Hearts and Arrows
During the 1980s in Japan, it was discovered that when a round brilliant diamond with exceptional symmetry was viewed from the bottom through a special viewer a pattern of hearts could be seen, and when viewed from the top showed eight gray arrowheads. Diamonds displaying such exceptional symmetry account for less than 1 % of all diamonds cut. The highest grades of polish, symmetry and perfect cutting angles allow it to reflect more light than a standard cut diamond.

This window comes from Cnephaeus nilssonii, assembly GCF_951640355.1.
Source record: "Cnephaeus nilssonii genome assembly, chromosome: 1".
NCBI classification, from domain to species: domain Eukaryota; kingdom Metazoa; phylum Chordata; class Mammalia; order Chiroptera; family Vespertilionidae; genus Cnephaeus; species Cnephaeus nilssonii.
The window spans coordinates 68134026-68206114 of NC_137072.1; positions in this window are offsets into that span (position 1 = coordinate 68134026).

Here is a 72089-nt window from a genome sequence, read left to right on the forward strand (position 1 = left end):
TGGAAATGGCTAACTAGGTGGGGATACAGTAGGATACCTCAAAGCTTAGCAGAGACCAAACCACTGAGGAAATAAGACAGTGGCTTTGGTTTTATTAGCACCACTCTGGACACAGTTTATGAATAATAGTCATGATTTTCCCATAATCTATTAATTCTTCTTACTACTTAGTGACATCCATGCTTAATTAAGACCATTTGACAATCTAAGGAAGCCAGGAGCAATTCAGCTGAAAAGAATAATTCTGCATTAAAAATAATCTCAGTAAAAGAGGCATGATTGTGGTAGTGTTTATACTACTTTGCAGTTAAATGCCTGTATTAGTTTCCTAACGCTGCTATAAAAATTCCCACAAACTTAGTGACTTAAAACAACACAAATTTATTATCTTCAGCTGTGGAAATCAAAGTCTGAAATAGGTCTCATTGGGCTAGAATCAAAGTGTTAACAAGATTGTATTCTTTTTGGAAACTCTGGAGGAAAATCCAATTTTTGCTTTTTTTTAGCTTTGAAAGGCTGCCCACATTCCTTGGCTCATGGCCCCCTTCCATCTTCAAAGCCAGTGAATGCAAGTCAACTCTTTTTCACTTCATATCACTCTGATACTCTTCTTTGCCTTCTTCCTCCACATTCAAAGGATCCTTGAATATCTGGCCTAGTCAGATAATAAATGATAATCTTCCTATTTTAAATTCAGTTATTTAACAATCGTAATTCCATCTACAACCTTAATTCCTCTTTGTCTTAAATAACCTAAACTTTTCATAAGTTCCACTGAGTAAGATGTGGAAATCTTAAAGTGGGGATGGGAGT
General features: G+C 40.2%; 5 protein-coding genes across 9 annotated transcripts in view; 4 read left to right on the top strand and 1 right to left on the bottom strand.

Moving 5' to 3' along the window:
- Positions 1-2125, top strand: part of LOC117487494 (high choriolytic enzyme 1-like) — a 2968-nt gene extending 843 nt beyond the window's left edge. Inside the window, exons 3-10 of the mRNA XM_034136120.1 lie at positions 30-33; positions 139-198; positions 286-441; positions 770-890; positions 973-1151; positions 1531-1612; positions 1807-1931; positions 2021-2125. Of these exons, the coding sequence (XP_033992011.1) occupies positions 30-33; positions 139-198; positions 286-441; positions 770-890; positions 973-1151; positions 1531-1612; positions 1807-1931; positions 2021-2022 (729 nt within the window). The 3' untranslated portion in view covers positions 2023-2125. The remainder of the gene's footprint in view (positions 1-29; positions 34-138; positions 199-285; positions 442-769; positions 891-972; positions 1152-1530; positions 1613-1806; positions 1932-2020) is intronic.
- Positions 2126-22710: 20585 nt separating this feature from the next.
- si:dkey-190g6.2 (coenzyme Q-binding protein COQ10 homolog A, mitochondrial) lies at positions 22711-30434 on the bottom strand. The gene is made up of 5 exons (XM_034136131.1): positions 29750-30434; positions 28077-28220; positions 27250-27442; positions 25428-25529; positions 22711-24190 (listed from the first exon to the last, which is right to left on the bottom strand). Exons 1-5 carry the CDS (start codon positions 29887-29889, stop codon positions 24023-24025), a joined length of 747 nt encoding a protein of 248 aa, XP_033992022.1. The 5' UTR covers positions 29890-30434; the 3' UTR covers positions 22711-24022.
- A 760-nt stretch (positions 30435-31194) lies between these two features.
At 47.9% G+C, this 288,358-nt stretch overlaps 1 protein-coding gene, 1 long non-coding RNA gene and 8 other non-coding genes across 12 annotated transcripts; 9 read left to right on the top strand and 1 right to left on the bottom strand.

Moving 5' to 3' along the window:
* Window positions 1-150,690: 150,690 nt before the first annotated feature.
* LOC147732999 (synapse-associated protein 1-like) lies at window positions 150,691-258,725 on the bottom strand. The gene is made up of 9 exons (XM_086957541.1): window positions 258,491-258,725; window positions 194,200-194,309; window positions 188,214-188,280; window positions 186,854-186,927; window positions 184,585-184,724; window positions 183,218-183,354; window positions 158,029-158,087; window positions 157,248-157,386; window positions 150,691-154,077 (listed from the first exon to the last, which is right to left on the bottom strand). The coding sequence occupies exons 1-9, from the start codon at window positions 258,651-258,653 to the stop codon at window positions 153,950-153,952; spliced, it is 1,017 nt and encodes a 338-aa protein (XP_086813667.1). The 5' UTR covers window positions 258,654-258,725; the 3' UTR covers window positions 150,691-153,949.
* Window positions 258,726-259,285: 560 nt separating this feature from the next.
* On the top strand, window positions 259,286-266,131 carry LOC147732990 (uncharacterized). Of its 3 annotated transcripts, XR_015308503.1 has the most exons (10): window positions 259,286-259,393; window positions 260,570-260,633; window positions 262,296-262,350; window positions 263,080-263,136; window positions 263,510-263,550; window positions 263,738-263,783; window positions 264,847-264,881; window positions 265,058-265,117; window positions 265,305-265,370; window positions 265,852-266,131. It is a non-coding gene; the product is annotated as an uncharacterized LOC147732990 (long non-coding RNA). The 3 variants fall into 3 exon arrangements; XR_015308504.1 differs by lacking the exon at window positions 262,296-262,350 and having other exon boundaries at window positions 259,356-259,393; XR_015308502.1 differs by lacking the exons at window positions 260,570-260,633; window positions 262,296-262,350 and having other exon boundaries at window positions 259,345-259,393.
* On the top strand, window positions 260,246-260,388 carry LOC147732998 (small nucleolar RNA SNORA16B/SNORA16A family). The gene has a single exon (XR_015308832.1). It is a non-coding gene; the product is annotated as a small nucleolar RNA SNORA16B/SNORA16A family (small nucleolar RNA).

Following the discovery, a special viewer was developed to display the Hearts & Arrows effect. The viewer is useful in determining the optical symmetry of a diamond, through the internal movement of light and reflection, depending on the size, shape and arrangement of facets. This optical symmetry is different from the Symmetry Grading on a laboratory grading report that assesses the ‘tidiness’ of facet intersections and placement. Diamonds with Hearts and Arrows patterns became very popular in Japan and spread as a trend in the USA during the mid 1990s.